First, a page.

Brough's Books on Thomas Jefferson

Thomas Jefferson

A Brief Biography of the America's Third President
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Thomas Jefferson
Thomas Jefferson
Order: 3rd President
Term of Office: March 4, 1801 - March 4, 1809
Followed: John Adams
Succeeded by: James Madison
Date of Birth April 13, 1743
Place of Birth: Shadwell, Virginia
Date of Death: July 4, 1826
Place of Death: Monticello, Virginia
Wife: Martha Wayles Jefferson
First Lady: Martha Jefferson Randolph (daughter)
Dolley Madison (friend)
Occupation: lawyer, farmer
Political Party: Democratic-Republican
Vice President: Aaron Burr (1801-1805)
George Clinton (1805-1809)
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  • Thomas Jefferson (April 13, 1743 - July 4, 1826) was the third (1801-1809) President of the United States.

    His parents were Peter Jefferson (March 29, 1708 - August 17, 1757) and Jane Randolph (February 20, 1720 - March 31, 1776) both from families who had settled in Virginia for several generations.

    He was the primary author of the Declaration of Independence, and a source of many other contributions to American culture. Achievements of his presidency include the Louisiana Purchase and the Lewis and Clark Expedition.

    His home in Virginia was Monticello, near Charlottesville, Virginia, which included automatic doors and other convenient devices that he designed himself. He helped to found the University of Virginia.

    Jefferson's interests included archaeology, a discipline then in its infancy. He has sometimes been called the "father of archaeology" in recognition of his role in developing excavation techniques. When exploring an Indian burial mound on his Virginia estate in 1784, Jefferson avoided the common practice of simply digging downwards until something turned up. Instead, he cut a wedge out of the mound, so that he could walk into it, look at the layers of occupation and draw conclusions from them.

    Jefferson was also an avid wine lover and noted gourmet. During his ambassadorship to France (1784-9) he took extensive trips through French and other European wine regions and sent the best back to the White House. He is noted for the bold pronouncement "We could in the United States make as great a variety of wines as are made in Europe, not exactly of the same kinds, but doubtless as good." While there were extensive vineyards planted at Monticello, a significant portion were V. vinifera and did not survive the many vine diseases native to the Americas. Thus, Jefferson himself was never able to produce wine on par with Europe. However, it seems likely that he would be pleased with the quantity and quality of wine now being made in Virginia.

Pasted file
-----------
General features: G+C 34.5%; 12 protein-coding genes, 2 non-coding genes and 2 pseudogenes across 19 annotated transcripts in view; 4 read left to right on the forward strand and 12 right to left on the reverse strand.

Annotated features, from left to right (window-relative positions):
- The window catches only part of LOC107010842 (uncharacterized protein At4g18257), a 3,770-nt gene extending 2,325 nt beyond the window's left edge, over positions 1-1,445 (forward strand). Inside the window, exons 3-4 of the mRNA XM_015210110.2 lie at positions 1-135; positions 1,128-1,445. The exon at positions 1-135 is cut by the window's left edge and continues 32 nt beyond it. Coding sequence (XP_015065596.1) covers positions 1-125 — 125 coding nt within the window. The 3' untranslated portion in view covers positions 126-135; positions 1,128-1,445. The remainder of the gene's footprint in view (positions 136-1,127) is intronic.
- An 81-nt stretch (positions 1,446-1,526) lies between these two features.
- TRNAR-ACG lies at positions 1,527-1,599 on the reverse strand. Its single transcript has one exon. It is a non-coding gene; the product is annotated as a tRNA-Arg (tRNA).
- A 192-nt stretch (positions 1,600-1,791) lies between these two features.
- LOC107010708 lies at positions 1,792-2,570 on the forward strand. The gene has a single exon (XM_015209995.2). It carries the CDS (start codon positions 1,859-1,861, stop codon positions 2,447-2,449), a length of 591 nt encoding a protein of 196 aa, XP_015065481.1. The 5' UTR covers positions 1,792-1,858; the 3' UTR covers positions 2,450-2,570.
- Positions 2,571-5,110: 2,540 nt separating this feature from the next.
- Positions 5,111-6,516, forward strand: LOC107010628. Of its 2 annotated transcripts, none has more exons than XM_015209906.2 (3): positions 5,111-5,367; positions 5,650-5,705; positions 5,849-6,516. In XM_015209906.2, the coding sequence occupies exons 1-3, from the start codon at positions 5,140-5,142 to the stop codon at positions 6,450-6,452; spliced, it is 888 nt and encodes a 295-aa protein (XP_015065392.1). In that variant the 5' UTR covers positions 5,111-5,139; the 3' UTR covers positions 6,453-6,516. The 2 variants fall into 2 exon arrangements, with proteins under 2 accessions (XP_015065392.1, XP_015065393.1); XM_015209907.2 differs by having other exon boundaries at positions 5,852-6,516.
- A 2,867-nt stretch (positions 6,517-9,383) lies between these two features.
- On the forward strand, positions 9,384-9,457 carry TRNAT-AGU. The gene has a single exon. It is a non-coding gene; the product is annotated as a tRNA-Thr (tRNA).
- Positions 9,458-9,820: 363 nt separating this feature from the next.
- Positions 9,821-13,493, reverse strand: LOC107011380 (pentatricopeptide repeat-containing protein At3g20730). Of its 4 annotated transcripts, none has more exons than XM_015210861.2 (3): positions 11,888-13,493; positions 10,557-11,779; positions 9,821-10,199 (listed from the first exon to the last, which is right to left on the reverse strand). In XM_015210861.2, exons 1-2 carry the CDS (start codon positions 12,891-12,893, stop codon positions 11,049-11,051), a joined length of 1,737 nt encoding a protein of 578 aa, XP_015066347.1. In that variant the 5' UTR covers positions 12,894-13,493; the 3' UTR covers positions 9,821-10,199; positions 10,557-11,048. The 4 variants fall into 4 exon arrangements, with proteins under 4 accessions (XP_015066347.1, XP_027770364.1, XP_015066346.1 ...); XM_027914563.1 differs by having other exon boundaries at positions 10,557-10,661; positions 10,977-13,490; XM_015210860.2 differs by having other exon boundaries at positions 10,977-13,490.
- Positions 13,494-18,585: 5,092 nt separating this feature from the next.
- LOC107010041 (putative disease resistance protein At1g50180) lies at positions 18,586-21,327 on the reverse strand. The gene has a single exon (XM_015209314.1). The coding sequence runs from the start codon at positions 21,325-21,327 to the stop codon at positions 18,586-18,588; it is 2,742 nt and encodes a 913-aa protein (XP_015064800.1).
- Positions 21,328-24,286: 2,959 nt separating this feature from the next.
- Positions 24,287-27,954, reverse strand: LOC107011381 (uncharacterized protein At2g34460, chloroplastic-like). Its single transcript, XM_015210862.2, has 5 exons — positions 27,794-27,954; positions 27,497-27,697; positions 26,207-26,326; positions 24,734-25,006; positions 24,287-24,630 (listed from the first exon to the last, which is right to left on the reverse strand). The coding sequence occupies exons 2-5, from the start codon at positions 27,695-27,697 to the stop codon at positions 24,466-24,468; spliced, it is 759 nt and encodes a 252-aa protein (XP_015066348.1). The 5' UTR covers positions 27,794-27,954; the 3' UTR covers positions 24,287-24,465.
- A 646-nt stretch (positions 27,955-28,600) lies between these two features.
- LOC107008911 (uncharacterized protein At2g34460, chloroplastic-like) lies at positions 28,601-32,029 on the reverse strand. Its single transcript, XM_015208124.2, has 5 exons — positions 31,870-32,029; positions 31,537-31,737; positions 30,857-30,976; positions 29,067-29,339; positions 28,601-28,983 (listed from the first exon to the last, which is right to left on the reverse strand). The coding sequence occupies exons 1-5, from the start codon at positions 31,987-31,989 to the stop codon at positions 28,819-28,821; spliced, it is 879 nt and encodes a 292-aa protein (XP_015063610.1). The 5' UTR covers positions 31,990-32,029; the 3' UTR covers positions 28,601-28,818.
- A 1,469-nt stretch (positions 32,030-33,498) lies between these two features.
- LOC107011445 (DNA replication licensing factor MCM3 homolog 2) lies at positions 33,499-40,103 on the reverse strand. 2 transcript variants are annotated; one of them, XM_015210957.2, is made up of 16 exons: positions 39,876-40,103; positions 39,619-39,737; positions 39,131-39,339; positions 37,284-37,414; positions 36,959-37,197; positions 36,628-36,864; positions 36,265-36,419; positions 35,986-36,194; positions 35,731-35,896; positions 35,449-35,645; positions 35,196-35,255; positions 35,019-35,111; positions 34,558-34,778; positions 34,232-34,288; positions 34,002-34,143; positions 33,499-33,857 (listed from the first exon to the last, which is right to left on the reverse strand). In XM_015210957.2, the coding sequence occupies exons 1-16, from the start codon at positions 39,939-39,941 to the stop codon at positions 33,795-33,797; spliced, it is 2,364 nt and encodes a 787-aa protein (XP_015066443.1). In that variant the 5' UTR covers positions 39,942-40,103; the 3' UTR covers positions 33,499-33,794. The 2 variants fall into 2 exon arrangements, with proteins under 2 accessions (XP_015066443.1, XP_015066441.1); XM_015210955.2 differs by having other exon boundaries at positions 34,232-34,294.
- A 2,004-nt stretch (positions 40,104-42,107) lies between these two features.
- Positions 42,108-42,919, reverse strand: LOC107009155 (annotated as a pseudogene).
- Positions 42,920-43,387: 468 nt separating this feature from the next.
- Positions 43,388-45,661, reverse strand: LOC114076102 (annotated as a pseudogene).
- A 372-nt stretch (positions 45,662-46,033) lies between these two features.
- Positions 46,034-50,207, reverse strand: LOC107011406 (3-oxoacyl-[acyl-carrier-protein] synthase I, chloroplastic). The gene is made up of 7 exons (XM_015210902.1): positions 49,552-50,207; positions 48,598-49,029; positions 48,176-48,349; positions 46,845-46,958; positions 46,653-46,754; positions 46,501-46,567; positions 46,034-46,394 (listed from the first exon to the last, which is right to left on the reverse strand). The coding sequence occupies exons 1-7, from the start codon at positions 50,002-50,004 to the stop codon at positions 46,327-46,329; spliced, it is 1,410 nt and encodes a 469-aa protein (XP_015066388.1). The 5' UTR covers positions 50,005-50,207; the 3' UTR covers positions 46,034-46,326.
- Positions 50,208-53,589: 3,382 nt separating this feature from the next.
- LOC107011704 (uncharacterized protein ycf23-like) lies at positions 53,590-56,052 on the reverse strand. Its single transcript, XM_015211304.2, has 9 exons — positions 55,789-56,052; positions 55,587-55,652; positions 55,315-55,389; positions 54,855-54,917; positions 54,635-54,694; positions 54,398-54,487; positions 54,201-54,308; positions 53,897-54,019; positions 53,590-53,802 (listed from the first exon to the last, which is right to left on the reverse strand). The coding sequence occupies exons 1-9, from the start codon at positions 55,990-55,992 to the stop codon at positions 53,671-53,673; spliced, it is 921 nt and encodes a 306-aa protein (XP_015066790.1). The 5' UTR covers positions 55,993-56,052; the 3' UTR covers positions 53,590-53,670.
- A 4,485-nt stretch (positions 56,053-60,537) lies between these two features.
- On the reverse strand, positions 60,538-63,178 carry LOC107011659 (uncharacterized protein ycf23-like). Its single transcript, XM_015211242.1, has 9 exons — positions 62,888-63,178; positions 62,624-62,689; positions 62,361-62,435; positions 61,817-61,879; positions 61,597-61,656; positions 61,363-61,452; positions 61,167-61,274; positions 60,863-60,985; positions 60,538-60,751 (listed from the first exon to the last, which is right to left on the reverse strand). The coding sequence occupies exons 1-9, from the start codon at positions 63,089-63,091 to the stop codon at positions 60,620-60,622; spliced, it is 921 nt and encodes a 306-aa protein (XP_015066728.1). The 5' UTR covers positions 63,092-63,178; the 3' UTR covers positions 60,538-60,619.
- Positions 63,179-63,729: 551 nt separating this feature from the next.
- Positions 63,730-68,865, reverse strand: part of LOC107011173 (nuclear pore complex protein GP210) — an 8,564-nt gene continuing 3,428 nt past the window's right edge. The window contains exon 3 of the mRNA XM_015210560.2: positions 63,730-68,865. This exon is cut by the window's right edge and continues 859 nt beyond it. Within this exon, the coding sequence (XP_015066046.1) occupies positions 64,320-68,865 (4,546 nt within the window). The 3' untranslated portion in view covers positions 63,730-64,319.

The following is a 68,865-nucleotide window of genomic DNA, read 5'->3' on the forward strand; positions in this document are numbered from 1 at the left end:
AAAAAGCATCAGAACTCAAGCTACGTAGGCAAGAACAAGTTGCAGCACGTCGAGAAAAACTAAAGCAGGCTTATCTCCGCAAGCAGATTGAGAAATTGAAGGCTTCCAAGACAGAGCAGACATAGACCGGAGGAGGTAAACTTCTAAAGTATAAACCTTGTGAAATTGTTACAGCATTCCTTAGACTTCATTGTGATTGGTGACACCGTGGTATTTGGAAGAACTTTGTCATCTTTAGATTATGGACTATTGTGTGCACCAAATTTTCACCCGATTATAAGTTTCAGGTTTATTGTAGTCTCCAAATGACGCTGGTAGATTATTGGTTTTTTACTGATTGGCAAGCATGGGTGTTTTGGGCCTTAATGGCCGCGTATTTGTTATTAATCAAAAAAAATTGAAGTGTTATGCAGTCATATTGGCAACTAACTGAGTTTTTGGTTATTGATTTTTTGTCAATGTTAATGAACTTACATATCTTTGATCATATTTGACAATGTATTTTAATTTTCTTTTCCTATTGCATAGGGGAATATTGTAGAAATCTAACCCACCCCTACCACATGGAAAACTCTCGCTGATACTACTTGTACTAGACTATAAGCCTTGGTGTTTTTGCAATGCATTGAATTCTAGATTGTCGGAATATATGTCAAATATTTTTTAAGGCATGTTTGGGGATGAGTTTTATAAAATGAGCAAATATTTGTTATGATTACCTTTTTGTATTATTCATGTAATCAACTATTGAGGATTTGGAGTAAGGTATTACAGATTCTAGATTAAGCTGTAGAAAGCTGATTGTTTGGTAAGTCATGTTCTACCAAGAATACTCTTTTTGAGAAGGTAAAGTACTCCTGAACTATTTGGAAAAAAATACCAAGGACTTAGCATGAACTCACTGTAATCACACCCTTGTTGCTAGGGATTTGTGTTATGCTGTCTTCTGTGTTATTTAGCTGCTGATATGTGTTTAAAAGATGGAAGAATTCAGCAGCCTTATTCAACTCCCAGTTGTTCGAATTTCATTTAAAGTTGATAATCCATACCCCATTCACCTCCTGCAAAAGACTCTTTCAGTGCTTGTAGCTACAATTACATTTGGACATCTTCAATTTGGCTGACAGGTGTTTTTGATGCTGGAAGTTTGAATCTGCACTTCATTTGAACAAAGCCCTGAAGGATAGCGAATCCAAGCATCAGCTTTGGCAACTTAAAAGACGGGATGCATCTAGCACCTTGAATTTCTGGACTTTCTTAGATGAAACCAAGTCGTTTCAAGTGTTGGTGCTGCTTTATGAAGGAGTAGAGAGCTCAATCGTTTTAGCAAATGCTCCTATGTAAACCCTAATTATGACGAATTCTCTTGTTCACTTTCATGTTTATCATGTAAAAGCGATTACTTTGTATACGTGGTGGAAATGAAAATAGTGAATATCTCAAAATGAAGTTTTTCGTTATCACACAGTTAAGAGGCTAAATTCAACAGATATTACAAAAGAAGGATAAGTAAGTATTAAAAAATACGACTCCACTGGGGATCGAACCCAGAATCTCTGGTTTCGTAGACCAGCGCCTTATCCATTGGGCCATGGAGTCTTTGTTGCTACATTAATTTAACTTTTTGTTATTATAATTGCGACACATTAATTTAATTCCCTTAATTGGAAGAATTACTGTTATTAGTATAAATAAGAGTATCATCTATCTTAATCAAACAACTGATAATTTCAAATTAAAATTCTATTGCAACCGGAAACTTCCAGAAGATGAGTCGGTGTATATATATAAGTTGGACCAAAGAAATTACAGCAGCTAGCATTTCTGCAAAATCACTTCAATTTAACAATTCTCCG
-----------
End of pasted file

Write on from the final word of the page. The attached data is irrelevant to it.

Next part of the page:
Jefferson's ideal for the United States was that of an agricultural nation of yeoman farmers, in contrast to the vision of Alexander Hamilton, who envisioned a nation of commerce and manufacturing.

    Like many landholders of his time, Jefferson owned slaves. A subject of considerable controversy since Jefferson's own time was whether Jefferson was the father of any of the children of his slave Sally Hemings.

    An electoral tie resulted between Jefferson and his opponentAaron Burr in the U.S. presidential election, 1800. It was resolved on February 17, 1801 when Jefferson was elected President and Burr Vice President by the United States House of Representatives.

    Jefferson's portrait appears on the U.S. $2 bill.


    Jefferson on Deism

    Jefferson is known for taking a strong independent stance in regards to religion. He compiled a collection of what he considered to be the most profound and meaningful passages from the Bible, and published it as an independent work. This became known as the Jefferson Bible.

    Other quotations: 

    • "To compel a man to furnish contributions of money for the propagation of opinions which he disbelieves and abhors is sinful and tyrannical."
    • "The tax which will be paid for the purpose of education is not more than the thousandth part of what will be paid  to kings, priests and nobles who will  rise up among us if we leave the people  in ignorance."

    Supreme Court appointments 

    • William Johnson - 1804
    • Henry Brockholst Livingston - 1807
    • Thomas Todd - 1807

    Related articles 

    External Links 

    Preceded by:
    John Adams
    Presidents of the United States Succeeded by:
    James Madison

    This article is licensed under the GNU Free Documentation License, which means that you can copy and modify it as long as the entire work (including additions) remains under this license. See for details. It uses material from the Wikipedia article Thomas_Jefferson

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